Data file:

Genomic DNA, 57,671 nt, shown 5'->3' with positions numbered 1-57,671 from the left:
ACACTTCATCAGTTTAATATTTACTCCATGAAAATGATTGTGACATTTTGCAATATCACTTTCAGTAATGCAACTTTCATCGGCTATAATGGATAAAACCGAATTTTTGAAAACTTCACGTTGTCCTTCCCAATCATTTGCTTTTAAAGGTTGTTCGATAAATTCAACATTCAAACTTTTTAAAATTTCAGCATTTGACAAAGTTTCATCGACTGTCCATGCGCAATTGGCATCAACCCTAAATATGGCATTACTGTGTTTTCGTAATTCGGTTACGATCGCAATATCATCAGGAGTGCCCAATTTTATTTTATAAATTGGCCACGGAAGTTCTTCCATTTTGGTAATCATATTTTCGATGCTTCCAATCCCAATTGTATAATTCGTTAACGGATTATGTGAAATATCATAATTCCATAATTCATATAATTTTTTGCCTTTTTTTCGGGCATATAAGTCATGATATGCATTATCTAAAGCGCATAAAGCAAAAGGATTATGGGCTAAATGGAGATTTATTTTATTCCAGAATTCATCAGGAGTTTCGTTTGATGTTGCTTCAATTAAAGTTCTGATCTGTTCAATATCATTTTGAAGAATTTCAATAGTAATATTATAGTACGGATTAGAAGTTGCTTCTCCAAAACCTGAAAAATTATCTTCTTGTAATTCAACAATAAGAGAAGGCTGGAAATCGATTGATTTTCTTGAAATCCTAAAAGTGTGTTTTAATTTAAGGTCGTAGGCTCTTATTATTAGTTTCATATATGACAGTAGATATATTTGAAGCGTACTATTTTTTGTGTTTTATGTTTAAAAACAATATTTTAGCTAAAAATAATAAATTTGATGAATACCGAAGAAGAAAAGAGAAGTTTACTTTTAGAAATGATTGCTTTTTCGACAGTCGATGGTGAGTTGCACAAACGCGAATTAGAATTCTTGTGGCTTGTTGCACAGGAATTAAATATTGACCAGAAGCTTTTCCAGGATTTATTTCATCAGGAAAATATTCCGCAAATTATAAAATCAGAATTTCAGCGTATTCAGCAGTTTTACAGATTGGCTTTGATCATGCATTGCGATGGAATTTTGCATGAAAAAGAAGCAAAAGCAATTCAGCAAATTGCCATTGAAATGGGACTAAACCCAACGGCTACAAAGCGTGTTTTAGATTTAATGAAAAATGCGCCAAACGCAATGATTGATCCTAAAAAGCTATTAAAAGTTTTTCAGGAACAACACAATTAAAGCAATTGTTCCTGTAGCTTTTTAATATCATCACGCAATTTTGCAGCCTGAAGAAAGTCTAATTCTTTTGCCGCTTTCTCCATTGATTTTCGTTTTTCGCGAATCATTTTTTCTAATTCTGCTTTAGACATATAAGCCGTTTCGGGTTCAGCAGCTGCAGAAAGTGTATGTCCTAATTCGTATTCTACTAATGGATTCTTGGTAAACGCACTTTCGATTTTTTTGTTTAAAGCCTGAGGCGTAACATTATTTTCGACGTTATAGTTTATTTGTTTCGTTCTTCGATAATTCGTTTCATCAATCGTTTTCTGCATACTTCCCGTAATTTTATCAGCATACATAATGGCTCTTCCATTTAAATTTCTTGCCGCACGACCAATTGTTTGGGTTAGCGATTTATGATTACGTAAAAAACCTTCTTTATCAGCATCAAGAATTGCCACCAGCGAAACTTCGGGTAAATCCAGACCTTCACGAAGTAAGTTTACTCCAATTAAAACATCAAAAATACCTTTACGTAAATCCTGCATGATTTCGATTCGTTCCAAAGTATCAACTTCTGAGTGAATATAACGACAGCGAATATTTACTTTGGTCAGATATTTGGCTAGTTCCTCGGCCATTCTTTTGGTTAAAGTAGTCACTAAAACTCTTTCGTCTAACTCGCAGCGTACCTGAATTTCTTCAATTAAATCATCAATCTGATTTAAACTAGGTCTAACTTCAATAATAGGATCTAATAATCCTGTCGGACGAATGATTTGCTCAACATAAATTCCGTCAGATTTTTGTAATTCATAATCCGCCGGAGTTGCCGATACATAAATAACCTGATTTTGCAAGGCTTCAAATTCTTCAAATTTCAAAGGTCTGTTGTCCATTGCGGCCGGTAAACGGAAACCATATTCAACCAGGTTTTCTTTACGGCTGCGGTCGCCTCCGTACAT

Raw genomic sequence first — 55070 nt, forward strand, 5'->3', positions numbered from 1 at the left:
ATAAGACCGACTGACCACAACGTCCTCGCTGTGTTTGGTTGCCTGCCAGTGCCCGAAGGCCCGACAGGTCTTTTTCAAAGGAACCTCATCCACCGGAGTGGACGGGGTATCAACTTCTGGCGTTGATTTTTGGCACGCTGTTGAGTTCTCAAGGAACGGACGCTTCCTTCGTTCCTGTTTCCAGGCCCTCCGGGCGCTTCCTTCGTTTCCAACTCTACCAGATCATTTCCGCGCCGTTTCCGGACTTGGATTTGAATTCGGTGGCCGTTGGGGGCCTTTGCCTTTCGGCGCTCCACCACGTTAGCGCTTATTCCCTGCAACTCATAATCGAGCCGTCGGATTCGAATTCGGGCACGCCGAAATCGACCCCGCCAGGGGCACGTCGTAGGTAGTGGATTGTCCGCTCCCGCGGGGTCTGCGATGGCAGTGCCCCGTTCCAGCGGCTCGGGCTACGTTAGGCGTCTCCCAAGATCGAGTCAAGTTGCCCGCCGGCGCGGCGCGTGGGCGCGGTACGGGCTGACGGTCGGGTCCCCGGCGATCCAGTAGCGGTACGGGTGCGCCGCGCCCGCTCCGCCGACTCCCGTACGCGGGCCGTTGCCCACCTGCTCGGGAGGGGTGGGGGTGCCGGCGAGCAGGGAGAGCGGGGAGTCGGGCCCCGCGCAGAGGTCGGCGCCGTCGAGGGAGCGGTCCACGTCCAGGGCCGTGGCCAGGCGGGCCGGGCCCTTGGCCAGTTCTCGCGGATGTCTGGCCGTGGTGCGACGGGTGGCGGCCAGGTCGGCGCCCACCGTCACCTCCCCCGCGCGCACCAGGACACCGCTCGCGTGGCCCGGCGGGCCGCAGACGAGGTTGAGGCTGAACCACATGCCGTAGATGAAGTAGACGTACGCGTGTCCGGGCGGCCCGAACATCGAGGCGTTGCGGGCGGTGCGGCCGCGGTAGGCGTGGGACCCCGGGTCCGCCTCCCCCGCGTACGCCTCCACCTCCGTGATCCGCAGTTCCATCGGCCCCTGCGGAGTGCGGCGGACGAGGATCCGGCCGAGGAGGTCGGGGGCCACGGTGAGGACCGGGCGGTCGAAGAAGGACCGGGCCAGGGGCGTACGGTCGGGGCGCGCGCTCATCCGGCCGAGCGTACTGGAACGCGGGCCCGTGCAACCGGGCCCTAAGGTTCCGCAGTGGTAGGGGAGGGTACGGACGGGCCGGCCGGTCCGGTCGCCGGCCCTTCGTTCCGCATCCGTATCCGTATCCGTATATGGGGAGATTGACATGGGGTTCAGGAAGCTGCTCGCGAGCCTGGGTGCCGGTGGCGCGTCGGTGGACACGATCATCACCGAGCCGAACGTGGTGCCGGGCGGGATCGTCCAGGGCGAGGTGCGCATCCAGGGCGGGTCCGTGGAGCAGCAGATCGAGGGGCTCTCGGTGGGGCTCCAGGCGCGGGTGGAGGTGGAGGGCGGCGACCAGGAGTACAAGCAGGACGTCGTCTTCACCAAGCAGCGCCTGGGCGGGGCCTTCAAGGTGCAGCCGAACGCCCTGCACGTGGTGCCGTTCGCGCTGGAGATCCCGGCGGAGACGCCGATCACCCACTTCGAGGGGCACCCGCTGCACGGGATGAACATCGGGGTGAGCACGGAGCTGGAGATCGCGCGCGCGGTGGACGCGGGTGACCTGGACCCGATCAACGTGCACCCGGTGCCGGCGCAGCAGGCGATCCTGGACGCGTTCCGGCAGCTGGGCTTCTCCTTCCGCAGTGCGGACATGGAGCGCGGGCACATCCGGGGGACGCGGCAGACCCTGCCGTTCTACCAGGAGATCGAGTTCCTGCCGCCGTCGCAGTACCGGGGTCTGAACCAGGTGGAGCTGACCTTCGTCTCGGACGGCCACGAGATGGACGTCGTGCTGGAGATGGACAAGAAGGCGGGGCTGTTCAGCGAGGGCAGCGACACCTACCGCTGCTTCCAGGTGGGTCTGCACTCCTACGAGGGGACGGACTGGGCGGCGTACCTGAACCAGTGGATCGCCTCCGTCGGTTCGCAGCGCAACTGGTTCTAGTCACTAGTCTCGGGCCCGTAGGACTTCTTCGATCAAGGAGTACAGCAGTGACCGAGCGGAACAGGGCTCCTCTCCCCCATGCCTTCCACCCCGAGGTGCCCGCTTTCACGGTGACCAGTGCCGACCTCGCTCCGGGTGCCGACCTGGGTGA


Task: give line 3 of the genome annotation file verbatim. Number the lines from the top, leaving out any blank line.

Raw genomic sequence first — 55070 nt, forward strand, 5'->3', positions numbered from 1 at the left: